College students
A study by Ohio State University shows that 70 percent of American college students have monetary problems. In this photo, dated May 24, 2012, a student is seen sitting under a tree before the start of the 361st Commencement Exercises at Harvard University in Cambridge, Massachusetts. Reuters/Brian Snyder

A new study sheds light on the growing financial woes of American students. According to a research by Ohio State University, seven out of 10 college students in the United States are worried about their finances.

Sixty percent of college students said they were stressed about not having enough money to pay for studies and about 30 percent were perturbed about their monthly expenses, the results of the National Student Financial Wellness Study showed. The researchers also found that 32 percent of students neglected their studies because of debt.

“The number of students feeling financial stress is striking,” Anne McDaniel, the study's co-author, said in statement Wednesday. Loan debt and finding ways to make ends meet pressured the American college students, McDaniel, who is also the associate director of research and data management at Ohio University’s Center for the Study of Student Life that conducted the study, said.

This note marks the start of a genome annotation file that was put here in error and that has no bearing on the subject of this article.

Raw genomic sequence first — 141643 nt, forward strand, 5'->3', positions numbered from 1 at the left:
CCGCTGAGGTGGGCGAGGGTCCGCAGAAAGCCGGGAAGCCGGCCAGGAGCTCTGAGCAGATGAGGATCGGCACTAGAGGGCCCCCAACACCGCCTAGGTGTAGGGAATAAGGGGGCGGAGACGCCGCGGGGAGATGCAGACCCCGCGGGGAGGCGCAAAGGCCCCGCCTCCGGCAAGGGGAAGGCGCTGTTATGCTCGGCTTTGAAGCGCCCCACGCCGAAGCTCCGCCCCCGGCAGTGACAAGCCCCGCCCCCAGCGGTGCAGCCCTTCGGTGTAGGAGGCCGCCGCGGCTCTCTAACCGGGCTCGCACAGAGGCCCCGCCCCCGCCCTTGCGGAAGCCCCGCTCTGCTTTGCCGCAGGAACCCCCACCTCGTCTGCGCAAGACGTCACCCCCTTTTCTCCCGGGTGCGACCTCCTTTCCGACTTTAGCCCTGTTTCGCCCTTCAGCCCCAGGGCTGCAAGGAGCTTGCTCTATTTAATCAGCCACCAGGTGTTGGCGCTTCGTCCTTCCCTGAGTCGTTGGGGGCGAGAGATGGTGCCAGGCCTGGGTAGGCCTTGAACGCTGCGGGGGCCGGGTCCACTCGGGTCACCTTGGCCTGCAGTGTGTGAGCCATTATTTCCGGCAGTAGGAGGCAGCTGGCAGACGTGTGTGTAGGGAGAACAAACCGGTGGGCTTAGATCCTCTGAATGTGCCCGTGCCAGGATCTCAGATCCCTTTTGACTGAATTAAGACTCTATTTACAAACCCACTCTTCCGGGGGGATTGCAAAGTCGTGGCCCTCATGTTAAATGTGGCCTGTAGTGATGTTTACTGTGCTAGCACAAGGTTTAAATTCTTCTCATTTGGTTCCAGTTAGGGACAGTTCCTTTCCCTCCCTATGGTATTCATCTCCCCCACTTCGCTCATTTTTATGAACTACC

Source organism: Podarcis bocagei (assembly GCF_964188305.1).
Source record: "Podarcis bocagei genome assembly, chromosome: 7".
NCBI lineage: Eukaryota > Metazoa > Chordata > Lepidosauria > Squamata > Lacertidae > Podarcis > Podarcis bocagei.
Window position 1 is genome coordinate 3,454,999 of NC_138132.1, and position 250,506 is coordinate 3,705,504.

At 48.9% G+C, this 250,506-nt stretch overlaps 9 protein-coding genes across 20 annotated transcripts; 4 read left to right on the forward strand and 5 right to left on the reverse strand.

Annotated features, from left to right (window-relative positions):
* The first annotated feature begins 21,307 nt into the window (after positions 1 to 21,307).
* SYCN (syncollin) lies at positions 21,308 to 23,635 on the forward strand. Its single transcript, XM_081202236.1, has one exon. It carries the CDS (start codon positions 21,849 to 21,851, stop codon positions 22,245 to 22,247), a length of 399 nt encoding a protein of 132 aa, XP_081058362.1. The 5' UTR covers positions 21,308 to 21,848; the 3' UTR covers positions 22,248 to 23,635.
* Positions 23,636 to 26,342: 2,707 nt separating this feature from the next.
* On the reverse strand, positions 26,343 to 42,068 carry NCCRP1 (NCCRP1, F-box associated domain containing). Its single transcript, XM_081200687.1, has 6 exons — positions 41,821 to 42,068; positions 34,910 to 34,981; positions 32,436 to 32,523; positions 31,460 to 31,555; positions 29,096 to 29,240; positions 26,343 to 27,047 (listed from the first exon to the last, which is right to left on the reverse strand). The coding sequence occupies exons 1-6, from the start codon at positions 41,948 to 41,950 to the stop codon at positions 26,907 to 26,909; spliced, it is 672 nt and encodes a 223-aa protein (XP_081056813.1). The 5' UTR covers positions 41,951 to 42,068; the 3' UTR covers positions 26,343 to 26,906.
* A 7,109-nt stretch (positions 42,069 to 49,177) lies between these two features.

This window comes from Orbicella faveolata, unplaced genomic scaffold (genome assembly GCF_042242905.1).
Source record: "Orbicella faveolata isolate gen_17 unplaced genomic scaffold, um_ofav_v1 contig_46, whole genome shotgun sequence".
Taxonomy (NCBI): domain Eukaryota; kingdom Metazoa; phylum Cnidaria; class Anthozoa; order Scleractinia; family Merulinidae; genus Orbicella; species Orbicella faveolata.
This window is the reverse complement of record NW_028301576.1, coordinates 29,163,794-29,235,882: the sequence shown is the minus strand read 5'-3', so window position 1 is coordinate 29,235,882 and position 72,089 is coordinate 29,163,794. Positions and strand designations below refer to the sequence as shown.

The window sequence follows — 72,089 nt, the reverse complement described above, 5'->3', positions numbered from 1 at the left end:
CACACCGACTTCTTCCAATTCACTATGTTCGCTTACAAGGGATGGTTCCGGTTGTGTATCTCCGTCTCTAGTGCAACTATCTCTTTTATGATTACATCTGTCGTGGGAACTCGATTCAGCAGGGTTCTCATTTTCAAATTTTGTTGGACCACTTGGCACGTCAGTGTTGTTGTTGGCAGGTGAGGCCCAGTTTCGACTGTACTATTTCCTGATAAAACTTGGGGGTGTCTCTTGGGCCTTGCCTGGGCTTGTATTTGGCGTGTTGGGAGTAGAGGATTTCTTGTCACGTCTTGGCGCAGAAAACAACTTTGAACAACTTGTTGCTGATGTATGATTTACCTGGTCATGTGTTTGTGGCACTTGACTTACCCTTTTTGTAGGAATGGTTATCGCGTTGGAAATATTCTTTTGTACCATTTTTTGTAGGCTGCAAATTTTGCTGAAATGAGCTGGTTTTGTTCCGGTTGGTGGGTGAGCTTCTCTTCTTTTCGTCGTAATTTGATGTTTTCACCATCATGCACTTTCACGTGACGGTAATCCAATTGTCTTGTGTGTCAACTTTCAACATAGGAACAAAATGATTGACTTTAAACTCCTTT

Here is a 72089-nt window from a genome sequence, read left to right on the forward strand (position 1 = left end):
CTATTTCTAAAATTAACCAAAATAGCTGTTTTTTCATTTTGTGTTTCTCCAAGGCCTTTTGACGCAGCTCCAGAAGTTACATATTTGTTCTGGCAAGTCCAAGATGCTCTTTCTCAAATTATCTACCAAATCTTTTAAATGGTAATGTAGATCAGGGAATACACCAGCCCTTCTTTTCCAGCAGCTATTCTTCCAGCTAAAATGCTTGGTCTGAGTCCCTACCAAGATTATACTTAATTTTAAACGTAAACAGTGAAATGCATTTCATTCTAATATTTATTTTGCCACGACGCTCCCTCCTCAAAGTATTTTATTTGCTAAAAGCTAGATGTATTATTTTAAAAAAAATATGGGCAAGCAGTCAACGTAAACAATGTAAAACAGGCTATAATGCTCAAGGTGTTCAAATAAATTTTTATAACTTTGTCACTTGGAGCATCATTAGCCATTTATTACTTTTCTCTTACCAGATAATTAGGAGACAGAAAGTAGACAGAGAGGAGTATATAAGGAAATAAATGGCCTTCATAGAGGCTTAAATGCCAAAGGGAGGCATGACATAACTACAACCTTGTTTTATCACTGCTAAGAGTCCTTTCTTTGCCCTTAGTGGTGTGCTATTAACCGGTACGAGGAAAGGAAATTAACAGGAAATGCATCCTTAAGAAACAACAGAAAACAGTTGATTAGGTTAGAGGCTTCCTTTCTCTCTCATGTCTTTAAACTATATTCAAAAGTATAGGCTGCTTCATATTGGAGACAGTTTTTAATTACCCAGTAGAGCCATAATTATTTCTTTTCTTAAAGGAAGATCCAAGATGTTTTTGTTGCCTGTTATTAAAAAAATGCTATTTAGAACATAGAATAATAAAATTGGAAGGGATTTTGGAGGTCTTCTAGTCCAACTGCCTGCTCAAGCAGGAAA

College Students Finances
A study by the Ohio State University showed that seven out of 10 college students are stressed about their finances. Ohio State University

For the study, the researchers conducted a survey of 18,795 students across 52 colleges and universities in the U.S. between 2014 autumn and 2015 winter. The respondents were from four-year and two-year private and public institutions.

The findings showed that 64 percent of college students paid their college fees by borrowing money. Of these, 24 percent said they expected the loan debt to be between $30,000 and $50,000 by the end of graduation.

"About 30 percent of students with loans said they borrowed the maximum amount for which they qualify each year, which may not always be the best choice," McDaniel said in the statement. "But the good news is that about half the students with loans said they tried to borrow as little as possible."

The money woes led about three of 10 students to reduce the number of classes, whereas 16 percent of those surveyed took break from their studies and 13 percent transferred to another institution, according to the study's results.

On the brighter side, majority of the students were hopeful about their financial condition. About eight out of 10 students said they would be able to solve their monetary issues during their time at the college. Moreover, 67 percent said they felt optimistic about their future when they thought about their financial condition.

"Students feel good about their decision to go to college and think it will pay off in the end," said Catherine Montalto, the study's co-author and associate professor of human sciences at the university.

Researchers stated that they plan to look at the association between financial problems, graduation and other aspects. "We need to help students manage their stress so they can be conscientious about their financial decisions, but not so overwhelmed that it hurts their academics or health," Monalto said.